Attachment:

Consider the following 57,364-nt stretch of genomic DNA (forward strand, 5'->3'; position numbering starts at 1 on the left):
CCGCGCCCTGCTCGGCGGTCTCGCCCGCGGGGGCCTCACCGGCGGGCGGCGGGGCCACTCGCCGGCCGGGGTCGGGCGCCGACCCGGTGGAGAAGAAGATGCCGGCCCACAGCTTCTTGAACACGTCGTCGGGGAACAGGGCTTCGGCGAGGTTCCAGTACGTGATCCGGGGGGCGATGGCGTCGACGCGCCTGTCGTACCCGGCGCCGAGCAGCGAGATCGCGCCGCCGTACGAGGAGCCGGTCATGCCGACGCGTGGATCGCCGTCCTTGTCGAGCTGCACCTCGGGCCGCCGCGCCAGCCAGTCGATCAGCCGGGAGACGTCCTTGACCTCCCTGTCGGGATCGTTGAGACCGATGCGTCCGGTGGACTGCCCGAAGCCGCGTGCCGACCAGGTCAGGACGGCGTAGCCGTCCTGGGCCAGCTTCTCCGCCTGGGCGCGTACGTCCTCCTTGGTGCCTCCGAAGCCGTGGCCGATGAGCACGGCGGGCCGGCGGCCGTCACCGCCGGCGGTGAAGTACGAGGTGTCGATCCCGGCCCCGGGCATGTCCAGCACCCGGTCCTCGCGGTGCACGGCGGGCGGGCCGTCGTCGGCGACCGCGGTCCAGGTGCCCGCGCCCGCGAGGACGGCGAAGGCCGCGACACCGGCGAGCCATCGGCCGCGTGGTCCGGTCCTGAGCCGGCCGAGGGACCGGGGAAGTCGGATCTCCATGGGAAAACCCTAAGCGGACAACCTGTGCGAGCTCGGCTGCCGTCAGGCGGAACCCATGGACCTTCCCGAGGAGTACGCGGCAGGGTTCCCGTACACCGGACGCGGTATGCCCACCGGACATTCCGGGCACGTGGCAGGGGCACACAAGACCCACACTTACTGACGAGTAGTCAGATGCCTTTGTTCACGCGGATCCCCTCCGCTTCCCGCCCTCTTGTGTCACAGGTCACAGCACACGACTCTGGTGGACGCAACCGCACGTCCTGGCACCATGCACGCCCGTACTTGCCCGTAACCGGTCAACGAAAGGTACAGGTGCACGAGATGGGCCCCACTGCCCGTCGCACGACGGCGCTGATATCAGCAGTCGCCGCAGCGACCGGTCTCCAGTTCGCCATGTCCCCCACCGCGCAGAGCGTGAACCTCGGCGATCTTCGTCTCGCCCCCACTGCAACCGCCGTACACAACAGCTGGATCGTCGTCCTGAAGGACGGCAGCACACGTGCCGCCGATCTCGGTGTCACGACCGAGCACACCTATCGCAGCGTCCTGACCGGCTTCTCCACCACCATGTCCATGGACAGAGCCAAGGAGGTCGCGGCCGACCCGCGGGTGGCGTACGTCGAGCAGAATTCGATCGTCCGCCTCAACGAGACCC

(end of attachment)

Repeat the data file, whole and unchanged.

Consider the following 57,364-nt stretch of genomic DNA (forward strand, 5'->3'; position numbering starts at 1 on the left):
CCGCGCCCTGCTCGGCGGTCTCGCCCGCGGGGGCCTCACCGGCGGGCGGCGGGGCCACTCGCCGGCCGGGGTCGGGCGCCGACCCGGTGGAGAAGAAGATGCCGGCCCACAGCTTCTTGAACACGTCGTCGGGGAACAGGGCTTCGGCGAGGTTCCAGTACGTGATCCGGGGGGCGATGGCGTCGACGCGCCTGTCGTACCCGGCGCCGAGCAGCGAGATCGCGCCGCCGTACGAGGAGCCGGTCATGCCGACGCGTGGATCGCCGTCCTTGTCGAGCTGCACCTCGGGCCGCCGCGCCAGCCAGTCGATCAGCCGGGAGACGTCCTTGACCTCCCTGTCGGGATCGTTGAGACCGATGCGTCCGGTGGACTGCCCGAAGCCGCGTGCCGACCAGGTCAGGACGGCGTAGCCGTCCTGGGCCAGCTTCTCCGCCTGGGCGCGTACGTCCTCCTTGGTGCCTCCGAAGCCGTGGCCGATGAGCACGGCGGGCCGGCGGCCGTCACCGCCGGCGGTGAAGTACGAGGTGTCGATCCCGGCCCCGGGCATGTCCAGCACCCGGTCCTCGCGGTGCACGGCGGGCGGGCCGTCGTCGGCGACCGCGGTCCAGGTGCCCGCGCCCGCGAGGACGGCGAAGGCCGCGACACCGGCGAGCCATCGGCCGCGTGGTCCGGTCCTGAGCCGGCCGAGGGACCGGGGAAGTCGGATCTCCATGGGAAAACCCTAAGCGGACAACCTGTGCGAGCTCGGCTGCCGTCAGGCGGAACCCATGGACCTTCCCGAGGAGTACGCGGCAGGGTTCCCGTACACCGGACGCGGTATGCCCACCGGACATTCCGGGCACGTGGCAGGGGCACACAAGACCCACACTTACTGACGAGTAGTCAGATGCCTTTGTTCACGCGGATCCCCTCCGCTTCCCGCCCTCTTGTGTCACAGGTCACAGCACACGACTCTGGTGGACGCAACCGCACGTCCTGGCACCATGCACGCCCGTACTTGCCCGTAACCGGTCAACGAAAGGTACAGGTGCACGAGATGGGCCCCACTGCCCGTCGCACGACGGCGCTGATATCAGCAGTCGCCGCAGCGACCGGTCTCCAGTTCGCCATGTCCCCCACCGCGCAGAGCGTGAACCTCGGCGATCTTCGTCTCGCCCCCACTGCAACCGCCGTACACAACAGCTGGATCGTCGTCCTGAAGGACGGCAGCACACGTGCCGCCGATCTCGGTGTCACGACCGAGCACACCTATCGCAGCGTCCTGACCGGCTTCTCCACCACCATGTCCATGGACAGAGCCAAGGAGGTCGCGGCCGACCCGCGGGTGGCGTACGTCGAGCAGAATTCGATCGTCCGCCTCAACGAGACCC